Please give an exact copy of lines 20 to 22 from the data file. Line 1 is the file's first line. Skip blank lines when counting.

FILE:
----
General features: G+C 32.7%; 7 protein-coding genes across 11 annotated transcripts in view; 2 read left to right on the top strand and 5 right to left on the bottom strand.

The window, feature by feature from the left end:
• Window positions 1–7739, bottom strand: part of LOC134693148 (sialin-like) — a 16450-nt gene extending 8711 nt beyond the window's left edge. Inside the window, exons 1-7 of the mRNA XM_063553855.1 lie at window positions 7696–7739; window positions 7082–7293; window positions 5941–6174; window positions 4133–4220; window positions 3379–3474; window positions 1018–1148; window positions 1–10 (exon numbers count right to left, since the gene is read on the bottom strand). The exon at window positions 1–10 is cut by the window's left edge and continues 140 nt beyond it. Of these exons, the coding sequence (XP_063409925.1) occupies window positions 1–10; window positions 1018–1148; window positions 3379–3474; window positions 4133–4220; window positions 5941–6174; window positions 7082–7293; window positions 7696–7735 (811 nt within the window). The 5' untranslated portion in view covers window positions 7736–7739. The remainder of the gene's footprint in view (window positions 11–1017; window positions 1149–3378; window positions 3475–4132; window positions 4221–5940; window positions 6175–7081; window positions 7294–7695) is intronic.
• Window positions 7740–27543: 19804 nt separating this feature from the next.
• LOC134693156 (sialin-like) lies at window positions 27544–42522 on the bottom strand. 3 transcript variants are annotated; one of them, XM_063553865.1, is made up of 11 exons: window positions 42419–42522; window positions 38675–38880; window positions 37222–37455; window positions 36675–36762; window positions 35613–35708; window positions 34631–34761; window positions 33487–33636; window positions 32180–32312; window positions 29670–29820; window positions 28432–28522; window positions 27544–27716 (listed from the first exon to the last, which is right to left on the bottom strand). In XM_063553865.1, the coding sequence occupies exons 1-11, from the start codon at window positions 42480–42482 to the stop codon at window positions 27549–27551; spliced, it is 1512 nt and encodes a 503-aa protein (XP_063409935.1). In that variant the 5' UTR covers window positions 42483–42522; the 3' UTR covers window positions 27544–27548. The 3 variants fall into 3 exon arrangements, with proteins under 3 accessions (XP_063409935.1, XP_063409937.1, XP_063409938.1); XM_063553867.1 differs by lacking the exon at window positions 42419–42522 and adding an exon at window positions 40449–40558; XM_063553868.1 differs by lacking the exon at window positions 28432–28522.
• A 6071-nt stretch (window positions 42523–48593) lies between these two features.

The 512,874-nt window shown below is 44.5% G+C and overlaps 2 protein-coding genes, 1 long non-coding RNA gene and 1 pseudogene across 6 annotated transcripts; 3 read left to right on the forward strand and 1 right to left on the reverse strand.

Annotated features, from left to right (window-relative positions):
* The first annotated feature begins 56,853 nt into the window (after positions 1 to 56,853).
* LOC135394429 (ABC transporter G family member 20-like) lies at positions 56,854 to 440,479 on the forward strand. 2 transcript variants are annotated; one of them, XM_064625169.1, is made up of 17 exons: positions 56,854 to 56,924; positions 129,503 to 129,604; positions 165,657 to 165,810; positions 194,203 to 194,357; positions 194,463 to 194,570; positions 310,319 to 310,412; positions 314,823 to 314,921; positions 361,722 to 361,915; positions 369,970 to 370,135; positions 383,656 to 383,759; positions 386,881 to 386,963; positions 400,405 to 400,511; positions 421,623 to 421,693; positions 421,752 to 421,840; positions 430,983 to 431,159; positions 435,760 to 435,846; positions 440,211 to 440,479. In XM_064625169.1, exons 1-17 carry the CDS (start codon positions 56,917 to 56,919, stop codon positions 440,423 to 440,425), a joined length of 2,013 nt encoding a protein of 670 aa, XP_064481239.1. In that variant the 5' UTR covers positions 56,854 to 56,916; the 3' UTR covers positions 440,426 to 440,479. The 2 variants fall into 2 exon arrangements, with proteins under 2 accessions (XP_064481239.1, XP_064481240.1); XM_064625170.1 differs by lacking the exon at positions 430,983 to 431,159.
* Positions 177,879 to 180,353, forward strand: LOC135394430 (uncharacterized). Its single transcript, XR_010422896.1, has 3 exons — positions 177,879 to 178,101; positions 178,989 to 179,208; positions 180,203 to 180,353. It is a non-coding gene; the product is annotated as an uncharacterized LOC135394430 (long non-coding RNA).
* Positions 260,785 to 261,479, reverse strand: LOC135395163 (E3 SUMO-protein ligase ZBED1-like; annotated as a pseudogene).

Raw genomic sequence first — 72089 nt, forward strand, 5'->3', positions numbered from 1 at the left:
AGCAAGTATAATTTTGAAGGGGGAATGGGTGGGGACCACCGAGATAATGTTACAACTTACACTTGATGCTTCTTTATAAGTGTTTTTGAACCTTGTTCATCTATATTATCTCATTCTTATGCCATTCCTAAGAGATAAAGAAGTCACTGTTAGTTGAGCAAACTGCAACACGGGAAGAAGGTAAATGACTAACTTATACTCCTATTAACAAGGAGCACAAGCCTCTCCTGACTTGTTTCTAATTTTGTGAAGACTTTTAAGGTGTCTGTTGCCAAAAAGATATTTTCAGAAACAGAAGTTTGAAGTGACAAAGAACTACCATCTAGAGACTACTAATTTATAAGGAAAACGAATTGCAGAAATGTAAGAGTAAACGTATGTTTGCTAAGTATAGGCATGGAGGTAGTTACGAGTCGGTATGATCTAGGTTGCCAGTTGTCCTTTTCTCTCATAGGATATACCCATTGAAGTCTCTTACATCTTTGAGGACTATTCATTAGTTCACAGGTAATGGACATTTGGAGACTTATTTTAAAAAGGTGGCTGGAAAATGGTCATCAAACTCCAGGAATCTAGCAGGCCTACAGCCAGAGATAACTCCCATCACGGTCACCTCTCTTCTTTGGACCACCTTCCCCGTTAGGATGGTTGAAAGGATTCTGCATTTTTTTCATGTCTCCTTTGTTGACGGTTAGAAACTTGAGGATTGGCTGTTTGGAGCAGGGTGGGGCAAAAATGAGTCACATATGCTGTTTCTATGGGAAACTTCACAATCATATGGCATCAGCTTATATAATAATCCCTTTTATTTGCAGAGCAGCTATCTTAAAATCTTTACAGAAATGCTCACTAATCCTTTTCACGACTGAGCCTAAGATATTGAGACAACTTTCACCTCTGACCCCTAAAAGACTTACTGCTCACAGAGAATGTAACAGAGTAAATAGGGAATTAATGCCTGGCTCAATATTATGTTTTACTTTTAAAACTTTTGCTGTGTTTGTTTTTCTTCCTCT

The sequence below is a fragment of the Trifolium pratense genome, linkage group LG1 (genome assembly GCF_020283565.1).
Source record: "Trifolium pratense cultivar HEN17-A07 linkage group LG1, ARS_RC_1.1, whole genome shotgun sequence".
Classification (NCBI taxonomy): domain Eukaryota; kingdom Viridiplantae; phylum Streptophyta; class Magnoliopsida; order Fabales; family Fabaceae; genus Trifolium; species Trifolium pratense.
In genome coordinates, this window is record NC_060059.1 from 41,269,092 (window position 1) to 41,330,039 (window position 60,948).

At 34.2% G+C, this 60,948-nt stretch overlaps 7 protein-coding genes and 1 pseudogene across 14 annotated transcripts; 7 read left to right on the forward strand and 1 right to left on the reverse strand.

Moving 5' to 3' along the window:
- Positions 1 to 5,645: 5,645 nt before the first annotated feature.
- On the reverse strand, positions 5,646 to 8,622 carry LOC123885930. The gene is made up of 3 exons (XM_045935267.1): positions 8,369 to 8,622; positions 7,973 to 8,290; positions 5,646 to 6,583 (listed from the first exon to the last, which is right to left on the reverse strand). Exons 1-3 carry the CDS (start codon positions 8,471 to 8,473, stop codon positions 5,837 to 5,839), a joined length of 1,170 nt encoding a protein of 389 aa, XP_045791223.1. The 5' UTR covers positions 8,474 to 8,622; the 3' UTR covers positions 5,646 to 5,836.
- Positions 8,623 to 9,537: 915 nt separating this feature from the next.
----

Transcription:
Moving 5' to 3' along the window:
- Positions 1 to 5,645: 5,645 nt before the first annotated feature.
- On the reverse strand, positions 5,646 to 8,622 carry LOC123885930. The gene is made up of 3 exons (XM_045935267.1): positions 8,369 to 8,622; positions 7,973 to 8,290; positions 5,646 to 6,583 (listed from the first exon to the last, which is right to left on the reverse strand). Exons 1-3 carry the CDS (start codon positions 8,471 to 8,473, stop codon positions 5,837 to 5,839), a joined length of 1,170 nt encoding a protein of 389 aa, XP_045791223.1. The 5' UTR covers positions 8,474 to 8,622; the 3' UTR covers positions 5,646 to 5,836.